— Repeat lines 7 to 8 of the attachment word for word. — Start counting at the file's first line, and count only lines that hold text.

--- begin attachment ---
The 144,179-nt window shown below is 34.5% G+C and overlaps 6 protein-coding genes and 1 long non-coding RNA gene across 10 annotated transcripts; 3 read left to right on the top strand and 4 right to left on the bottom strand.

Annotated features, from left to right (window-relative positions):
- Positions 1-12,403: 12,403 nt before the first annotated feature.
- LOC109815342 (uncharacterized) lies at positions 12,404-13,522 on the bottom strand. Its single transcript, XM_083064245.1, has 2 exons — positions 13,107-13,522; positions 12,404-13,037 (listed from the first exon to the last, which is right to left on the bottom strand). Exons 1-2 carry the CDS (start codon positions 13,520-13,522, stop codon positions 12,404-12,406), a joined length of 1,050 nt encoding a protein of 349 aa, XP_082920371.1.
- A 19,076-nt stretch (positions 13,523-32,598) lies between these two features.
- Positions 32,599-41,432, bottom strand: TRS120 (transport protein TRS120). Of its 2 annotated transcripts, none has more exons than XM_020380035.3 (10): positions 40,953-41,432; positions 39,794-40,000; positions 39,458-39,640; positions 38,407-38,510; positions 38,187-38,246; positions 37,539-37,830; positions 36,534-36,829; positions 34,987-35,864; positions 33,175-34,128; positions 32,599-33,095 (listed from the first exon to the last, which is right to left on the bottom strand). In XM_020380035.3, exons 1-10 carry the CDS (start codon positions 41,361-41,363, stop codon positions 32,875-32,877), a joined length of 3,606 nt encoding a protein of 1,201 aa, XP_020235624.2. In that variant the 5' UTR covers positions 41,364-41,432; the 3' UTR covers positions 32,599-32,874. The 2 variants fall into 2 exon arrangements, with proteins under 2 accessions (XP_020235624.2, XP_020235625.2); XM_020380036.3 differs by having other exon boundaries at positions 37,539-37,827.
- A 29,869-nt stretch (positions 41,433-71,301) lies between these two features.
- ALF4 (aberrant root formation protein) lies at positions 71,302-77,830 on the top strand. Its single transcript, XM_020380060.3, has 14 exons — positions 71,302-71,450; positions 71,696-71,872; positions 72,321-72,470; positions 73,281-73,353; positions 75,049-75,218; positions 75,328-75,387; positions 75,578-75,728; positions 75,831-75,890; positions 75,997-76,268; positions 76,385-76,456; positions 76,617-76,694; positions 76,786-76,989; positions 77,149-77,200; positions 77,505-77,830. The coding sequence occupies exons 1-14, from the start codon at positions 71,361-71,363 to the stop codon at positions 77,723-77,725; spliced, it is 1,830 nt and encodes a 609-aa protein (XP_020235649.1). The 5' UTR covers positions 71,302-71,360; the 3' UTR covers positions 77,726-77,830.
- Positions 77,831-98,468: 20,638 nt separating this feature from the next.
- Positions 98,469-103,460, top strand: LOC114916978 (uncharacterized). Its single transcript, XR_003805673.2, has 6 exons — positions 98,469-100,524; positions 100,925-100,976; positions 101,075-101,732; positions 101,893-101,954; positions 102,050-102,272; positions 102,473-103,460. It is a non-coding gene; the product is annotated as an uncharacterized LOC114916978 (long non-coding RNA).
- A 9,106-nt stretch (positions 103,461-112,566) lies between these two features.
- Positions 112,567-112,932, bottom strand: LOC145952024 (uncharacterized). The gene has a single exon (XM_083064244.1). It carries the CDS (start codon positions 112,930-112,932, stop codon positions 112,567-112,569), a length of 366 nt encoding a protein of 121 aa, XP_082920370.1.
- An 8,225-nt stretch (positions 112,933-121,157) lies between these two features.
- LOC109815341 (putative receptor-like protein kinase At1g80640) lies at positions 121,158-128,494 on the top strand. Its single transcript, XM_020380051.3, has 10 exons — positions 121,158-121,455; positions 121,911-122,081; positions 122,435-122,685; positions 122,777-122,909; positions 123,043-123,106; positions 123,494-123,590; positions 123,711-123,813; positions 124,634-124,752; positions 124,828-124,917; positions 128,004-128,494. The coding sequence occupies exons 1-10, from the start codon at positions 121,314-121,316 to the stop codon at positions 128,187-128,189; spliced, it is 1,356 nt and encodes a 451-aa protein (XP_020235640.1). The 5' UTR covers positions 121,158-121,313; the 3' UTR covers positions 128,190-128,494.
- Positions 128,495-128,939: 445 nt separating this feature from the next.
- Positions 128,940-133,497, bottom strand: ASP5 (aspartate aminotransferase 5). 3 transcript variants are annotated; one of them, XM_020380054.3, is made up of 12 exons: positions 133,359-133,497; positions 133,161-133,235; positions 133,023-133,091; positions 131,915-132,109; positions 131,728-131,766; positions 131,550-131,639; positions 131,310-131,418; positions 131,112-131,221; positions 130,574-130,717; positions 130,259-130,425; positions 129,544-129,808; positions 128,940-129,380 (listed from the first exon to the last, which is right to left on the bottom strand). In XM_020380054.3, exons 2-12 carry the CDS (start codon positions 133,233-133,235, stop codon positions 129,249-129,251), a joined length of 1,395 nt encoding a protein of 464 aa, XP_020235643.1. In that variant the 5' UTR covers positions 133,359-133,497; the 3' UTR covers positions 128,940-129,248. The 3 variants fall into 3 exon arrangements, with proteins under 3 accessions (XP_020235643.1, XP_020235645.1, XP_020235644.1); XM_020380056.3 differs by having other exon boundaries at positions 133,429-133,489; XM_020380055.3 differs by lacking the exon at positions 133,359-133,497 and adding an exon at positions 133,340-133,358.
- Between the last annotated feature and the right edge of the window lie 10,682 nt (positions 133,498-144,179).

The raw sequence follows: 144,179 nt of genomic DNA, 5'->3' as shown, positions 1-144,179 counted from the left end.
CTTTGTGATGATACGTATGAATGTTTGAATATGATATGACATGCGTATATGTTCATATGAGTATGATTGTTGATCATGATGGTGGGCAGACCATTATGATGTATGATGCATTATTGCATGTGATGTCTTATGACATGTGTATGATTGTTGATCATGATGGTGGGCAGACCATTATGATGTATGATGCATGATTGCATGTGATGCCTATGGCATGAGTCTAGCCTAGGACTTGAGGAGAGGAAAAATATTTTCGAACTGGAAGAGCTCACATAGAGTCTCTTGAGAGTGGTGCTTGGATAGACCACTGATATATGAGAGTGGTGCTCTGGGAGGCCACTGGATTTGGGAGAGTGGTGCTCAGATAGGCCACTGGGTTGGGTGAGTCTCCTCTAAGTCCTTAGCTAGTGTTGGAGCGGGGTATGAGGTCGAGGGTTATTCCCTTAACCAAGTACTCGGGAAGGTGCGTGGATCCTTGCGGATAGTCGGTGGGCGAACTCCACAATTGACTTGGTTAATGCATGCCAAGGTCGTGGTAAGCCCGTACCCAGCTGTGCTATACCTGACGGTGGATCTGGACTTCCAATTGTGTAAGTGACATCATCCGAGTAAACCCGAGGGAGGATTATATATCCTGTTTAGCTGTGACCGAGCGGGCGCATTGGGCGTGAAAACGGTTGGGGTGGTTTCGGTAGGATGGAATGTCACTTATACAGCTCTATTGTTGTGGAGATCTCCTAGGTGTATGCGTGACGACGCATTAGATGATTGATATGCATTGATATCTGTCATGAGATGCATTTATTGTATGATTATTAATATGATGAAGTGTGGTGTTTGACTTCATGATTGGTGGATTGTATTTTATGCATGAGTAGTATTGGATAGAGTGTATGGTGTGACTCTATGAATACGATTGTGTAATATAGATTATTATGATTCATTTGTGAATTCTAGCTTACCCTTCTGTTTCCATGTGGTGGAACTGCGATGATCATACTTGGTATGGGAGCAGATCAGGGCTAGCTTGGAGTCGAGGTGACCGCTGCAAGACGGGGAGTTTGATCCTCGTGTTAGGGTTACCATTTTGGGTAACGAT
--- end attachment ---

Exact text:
- A 29,869-nt stretch (positions 41,433-71,301) lies between these two features.
- ALF4 (aberrant root formation protein) lies at positions 71,302-77,830 on the top strand. Its single transcript, XM_020380060.3, has 14 exons — positions 71,302-71,450; positions 71,696-71,872; positions 72,321-72,470; positions 73,281-73,353; positions 75,049-75,218; positions 75,328-75,387; positions 75,578-75,728; positions 75,831-75,890; positions 75,997-76,268; positions 76,385-76,456; positions 76,617-76,694; positions 76,786-76,989; positions 77,149-77,200; positions 77,505-77,830. The coding sequence occupies exons 1-14, from the start codon at positions 71,361-71,363 to the stop codon at positions 77,723-77,725; spliced, it is 1,830 nt and encodes a 609-aa protein (XP_020235649.1). The 5' UTR covers positions 71,302-71,360; the 3' UTR covers positions 77,726-77,830.